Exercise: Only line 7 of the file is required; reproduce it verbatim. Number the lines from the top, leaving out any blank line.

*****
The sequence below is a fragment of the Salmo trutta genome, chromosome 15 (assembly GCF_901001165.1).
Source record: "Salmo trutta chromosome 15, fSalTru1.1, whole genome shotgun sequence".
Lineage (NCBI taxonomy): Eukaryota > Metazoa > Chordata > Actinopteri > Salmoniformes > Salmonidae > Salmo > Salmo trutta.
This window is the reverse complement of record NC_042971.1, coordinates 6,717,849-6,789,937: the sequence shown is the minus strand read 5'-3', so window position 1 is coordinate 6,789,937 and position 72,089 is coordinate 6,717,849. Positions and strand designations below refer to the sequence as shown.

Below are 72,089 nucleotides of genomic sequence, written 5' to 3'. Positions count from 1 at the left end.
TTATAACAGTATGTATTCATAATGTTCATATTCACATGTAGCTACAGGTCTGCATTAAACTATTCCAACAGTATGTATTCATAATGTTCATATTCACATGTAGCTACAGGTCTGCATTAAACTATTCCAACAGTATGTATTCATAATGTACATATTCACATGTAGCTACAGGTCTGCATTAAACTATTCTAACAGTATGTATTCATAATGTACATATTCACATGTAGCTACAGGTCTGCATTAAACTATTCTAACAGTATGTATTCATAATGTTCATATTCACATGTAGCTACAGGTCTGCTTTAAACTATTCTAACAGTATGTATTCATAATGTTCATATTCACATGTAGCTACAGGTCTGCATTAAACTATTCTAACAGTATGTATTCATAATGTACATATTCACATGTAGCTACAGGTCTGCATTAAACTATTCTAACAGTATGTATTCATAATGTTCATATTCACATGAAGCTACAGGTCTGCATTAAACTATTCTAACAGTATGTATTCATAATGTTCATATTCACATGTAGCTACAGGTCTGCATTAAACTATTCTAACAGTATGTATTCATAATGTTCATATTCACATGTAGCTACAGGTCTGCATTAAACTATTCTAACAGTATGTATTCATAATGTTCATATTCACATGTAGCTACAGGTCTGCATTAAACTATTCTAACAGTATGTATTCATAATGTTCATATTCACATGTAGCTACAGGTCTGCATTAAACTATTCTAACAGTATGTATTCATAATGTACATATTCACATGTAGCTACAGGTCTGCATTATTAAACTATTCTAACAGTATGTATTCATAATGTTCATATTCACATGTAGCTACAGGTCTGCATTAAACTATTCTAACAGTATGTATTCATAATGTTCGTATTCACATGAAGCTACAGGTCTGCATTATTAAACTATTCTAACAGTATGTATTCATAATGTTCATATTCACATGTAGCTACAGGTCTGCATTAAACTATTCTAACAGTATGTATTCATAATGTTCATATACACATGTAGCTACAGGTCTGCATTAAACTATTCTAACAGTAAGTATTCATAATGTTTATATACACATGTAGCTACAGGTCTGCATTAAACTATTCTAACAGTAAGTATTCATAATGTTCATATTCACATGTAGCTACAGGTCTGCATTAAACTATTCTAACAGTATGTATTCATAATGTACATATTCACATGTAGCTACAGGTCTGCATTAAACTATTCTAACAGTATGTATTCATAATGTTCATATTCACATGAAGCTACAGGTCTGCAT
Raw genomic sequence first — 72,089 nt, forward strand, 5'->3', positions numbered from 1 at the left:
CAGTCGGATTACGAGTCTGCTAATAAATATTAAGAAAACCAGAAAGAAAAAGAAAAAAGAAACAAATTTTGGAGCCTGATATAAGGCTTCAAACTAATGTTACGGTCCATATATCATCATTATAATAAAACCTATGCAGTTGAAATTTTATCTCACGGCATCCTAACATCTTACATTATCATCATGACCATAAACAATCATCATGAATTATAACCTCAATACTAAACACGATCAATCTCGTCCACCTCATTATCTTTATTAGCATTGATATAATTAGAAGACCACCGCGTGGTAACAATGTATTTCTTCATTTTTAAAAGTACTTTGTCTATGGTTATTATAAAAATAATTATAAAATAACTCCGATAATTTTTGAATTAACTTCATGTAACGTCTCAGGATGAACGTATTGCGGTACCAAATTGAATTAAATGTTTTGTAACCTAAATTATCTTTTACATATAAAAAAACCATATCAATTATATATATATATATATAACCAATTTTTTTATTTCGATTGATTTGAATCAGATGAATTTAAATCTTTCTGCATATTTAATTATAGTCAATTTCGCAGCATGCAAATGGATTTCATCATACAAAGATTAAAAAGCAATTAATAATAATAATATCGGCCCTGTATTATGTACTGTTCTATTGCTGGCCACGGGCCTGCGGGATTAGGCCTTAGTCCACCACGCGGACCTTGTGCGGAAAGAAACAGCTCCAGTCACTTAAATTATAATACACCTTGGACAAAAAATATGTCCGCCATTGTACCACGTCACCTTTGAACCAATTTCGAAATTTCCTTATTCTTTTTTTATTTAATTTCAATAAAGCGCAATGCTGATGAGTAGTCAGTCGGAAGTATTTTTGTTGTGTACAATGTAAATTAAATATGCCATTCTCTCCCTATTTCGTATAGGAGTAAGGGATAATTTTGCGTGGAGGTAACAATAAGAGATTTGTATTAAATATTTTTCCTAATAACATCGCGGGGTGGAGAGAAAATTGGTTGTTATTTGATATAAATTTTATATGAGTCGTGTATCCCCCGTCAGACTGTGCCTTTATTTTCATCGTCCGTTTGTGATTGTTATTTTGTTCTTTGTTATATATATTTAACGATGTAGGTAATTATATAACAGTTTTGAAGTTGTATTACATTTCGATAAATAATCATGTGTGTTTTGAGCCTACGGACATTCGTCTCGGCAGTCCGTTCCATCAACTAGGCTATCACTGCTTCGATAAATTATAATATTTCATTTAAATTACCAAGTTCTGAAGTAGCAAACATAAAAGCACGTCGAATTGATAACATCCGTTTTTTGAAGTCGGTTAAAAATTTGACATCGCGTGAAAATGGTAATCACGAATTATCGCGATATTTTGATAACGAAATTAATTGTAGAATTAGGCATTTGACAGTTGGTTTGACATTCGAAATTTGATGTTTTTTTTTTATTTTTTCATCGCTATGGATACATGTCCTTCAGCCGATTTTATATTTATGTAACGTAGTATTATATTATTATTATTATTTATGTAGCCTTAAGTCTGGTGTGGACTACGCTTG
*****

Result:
Raw genomic sequence first — 72,089 nt, forward strand, 5'->3', positions numbered from 1 at the left: